Evelyn the cypressOne thing I have been doing is decorating my apartment so that it feels more comfortable and homey to me. It’s a lot easier to relax and feel calm in a place you feel safe and at ease, right? I’ve worked a lot on my bedroom and the living room and now I’ve been working on my kitchen, with the help of a Homesense gift card from my parents. I didn’t like the top of the cabinets, it was way too bare. I had one little tin of yellow and orange flowers at the end closest to the stove, I bought them from Dollarama last year. But they simply emphasized how empty the rest of the space was. I took an hour long bus ride to the nearest Homesense and found the perfect pot for my mini cypress Evelyn. I didn’t, however, find the rectangular planters I’d been hoping for. They did have fake marble pots similar to the ones on my table, so I grabbed two of those. Now I needed something long to place in the middle space. I got to the end of the aisle and noticed white and burlap and then the word “kitchen”. It was a big, rectangular framed wall art and just the right size and shape. Basically it was eminently suitable. I took a quick look at the rest of their art but there was nothing else remotely similar. So I bought it and stood precariously on the counter to hang it up. I’m telling you, 51 years old and climbing onto a counter don’t go together well. But I got down, cleaned up, and took a good look and, wouldn’t you know it, I absolutely love that picture. It just ties together the whole room. I might change up the greenery someday but for right now it’s just perfect.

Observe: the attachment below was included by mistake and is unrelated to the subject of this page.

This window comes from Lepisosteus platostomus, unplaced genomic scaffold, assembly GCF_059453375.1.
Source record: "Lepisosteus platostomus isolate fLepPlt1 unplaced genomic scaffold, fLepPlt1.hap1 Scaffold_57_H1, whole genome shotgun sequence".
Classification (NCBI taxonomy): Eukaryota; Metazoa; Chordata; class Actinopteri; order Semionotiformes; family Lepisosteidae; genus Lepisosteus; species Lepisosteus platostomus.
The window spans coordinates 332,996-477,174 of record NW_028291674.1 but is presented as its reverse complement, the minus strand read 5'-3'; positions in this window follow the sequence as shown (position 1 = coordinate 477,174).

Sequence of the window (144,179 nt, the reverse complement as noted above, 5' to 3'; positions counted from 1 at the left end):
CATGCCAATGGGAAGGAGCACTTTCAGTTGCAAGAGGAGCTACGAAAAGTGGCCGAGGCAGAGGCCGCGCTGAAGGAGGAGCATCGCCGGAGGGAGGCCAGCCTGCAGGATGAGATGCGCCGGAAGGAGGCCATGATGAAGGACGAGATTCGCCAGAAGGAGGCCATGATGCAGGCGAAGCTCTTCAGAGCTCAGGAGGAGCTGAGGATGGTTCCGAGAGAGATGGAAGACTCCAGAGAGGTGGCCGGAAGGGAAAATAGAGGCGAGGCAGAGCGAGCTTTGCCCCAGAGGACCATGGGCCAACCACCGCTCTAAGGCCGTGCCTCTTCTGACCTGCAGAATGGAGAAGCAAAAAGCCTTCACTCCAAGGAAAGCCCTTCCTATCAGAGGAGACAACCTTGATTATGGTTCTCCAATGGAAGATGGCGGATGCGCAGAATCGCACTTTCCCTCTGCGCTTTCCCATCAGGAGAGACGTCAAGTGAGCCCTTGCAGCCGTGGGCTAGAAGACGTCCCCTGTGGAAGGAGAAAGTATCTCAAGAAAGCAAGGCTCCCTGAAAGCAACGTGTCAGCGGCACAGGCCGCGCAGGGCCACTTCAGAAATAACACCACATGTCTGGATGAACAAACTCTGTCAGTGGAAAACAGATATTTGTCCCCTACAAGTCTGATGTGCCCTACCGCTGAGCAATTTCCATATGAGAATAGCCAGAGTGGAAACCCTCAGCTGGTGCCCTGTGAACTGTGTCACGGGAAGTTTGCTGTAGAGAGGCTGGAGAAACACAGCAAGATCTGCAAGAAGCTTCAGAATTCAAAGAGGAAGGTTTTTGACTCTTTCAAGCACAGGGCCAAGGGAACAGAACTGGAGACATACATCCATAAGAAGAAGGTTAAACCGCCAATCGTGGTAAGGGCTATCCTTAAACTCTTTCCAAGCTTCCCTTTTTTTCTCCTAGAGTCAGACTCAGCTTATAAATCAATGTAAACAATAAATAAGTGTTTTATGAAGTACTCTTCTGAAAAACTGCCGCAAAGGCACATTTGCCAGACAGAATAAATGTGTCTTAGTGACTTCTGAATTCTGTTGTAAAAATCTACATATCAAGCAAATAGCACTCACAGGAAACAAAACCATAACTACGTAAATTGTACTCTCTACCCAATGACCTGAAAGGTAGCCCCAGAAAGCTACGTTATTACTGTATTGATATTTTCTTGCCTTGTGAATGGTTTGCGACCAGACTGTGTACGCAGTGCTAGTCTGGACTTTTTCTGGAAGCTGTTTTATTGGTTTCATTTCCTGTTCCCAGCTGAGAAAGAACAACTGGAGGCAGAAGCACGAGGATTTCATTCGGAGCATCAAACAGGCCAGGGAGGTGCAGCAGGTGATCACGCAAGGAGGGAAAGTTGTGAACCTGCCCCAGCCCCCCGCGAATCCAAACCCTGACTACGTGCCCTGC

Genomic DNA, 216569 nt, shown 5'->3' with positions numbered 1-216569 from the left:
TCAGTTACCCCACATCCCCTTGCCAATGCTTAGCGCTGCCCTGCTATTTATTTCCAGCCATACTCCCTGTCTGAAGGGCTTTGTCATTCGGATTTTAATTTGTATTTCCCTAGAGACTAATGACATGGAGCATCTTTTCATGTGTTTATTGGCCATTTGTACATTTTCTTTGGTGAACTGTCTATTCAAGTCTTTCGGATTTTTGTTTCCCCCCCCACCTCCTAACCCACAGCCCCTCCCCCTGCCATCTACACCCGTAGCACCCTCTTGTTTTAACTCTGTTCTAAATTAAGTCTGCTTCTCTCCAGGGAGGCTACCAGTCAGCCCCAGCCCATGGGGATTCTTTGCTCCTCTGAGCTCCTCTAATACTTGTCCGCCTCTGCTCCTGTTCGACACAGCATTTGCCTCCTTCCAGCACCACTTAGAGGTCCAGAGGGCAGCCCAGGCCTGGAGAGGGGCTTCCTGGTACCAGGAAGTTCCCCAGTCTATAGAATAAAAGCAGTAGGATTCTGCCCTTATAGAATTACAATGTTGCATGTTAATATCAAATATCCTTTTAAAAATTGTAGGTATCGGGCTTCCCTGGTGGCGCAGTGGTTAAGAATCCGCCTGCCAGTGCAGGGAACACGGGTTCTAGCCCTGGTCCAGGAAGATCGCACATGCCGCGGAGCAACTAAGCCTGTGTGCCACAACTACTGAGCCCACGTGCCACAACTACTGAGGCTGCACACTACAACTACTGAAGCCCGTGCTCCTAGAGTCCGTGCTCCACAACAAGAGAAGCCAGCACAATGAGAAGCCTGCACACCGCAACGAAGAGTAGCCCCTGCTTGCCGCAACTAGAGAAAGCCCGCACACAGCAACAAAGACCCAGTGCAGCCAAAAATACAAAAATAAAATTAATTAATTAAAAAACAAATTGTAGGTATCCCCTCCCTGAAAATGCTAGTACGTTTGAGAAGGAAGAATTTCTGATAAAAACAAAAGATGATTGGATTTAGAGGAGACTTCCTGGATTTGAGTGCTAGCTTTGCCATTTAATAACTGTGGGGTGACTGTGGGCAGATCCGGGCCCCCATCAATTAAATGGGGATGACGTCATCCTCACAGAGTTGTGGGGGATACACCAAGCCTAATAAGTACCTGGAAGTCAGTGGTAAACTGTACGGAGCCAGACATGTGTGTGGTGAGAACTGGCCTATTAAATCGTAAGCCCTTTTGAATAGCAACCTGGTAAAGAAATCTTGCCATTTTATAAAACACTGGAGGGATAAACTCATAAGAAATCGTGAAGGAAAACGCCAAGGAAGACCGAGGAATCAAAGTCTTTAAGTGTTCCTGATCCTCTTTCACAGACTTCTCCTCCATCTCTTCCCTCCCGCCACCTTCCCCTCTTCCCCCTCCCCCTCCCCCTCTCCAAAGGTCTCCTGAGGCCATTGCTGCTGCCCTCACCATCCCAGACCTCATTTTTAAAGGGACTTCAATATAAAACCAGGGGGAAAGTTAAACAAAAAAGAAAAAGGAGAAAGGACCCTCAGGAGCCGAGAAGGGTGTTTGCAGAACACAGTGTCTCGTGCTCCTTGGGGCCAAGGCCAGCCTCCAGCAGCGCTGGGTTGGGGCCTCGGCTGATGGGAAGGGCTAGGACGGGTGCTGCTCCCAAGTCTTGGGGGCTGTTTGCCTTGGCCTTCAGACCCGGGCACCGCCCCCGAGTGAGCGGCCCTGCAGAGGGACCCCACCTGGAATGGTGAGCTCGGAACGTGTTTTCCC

And now I’m going to pull on my super soft nightie from my Mom, give Oreo some scritches under his neck and behind his ears, grab my phone and my favourite peanut butter cups, give Evelyn the cypress a good sniff (because she smells so good), and play my favourite phone game. Because that’s what life is, it’s all about the little things. The big things might be flashy but the little things are the meat of our lives and they’re what counts.